The Participation Form (Form A), and if applicable, the Grant Application Form (Form C) must be sent through one of the competent official authorities (Ministry of Foreign Affairs or national atomic energy authority) for subsequent transmission to the IAEA. Subsequent communications concerning technical matters should be sent to the Scientific Secretary and communications on administrative/logistical matters to the Conference Secretariat (see Section 12).


A preliminary programme of the conference will be sent to all officially designated participants well in advance of the meeting and will also be available on the IAEA conference web site (see Section 13). The final programme will be available upon registration at the conference. The Report of the United Nations Chernobyl Forum will also be available upon registration.


The working language of the meeting will be English. During the conference simultaneous interpretation into and from Russian will be provided.


Detailed information on accommodation and other administrative details will be sent to all officially designated participants approximately two to three months before the meeting. It will also be available on the IAEA conference web site.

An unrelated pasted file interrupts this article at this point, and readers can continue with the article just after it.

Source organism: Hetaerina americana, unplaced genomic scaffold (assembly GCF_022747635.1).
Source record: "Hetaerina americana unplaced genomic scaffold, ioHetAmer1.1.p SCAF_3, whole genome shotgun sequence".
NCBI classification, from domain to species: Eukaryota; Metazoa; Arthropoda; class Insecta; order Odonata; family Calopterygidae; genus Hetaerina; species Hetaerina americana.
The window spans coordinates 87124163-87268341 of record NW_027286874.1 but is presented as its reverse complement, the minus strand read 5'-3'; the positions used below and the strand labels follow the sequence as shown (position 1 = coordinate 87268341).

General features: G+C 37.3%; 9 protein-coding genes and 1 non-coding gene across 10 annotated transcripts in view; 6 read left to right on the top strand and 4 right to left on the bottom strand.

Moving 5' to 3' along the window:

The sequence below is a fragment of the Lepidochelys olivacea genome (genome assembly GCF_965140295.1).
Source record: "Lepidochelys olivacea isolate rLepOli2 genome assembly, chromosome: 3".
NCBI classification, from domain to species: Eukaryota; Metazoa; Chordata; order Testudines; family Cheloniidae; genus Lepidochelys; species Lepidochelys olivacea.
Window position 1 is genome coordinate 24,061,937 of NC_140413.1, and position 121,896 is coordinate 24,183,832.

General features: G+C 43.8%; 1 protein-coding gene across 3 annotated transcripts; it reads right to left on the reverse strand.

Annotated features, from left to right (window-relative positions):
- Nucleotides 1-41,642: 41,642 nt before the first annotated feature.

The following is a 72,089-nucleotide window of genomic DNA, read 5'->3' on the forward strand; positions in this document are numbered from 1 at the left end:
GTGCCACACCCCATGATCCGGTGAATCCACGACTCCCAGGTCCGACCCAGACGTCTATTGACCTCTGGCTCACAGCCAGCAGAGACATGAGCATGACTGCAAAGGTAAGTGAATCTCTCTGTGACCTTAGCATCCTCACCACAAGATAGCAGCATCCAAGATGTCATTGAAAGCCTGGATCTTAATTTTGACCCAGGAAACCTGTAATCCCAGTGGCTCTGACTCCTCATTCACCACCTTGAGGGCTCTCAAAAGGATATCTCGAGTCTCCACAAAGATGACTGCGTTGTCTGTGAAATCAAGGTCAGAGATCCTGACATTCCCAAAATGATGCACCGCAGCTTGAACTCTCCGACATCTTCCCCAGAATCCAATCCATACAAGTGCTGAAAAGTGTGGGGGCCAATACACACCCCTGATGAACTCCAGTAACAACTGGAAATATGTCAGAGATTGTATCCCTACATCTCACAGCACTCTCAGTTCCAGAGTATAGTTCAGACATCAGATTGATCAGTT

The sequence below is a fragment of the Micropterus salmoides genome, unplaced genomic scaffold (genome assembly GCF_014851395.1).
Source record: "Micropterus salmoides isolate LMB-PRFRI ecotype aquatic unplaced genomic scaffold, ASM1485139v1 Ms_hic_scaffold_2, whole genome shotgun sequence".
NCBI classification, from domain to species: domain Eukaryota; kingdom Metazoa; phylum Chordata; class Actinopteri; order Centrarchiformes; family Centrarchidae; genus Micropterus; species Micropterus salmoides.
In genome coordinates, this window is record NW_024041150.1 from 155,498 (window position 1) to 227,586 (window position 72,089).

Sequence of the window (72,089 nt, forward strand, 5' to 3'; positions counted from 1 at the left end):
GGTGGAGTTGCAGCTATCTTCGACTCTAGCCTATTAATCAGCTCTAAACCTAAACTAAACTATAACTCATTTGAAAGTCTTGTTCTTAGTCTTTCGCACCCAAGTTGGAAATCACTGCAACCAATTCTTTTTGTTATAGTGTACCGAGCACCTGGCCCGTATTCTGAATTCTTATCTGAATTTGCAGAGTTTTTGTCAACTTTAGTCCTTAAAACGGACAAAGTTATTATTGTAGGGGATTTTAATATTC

Participants who require a visa to enter Austria (the ‘Schengen visa’), are requested to submit the necessary applications to the nearest diplomatic or consular representative of Austria as early as possible (please note that this procedure may take up to three weeks).

Scientific issues – Scientific Secretariat (IAEA)

Mr. M. Balonov
Division of Radiation and Waste Safety
International Atomic Energy Agency
P.O. Box 100
Wagramer Strasse 5
A-1400 Vienna, Austria

Telephone No.: (+ 43 1) 2600 22854
Telefax No.: (+ 43 1) 2600 7

Scientific Secretary for Health Issues (WHO)

Mr. M. Repacholi
World Health Organization
Avenue Appia 20
CH-1211, Geneva 27

Telephone No.: +41 22 791 3427
Telefax No.: +41 22 791 4123

Scientific Secretary for Socio-Economic Issues (UNDP)

Ms. L. Vinton
United Nations Development Programme
One United Nations Plaza
NY 10017, New York

Telephone No.: +1 212 9066525
Telefax No.: +1 212 906 6595

Administration and organization:

Ms. K. Morrison
Division of Conference and Document Services
Conference Services Section
International Atomic Energy Agency
P.O. Box 100
Wagramer Strasse 5
A-1400 Vienna, Austria

Telephone No.: (+ 43 1) 2600 21317
Telefax No.: (+ 43 1) 2600 7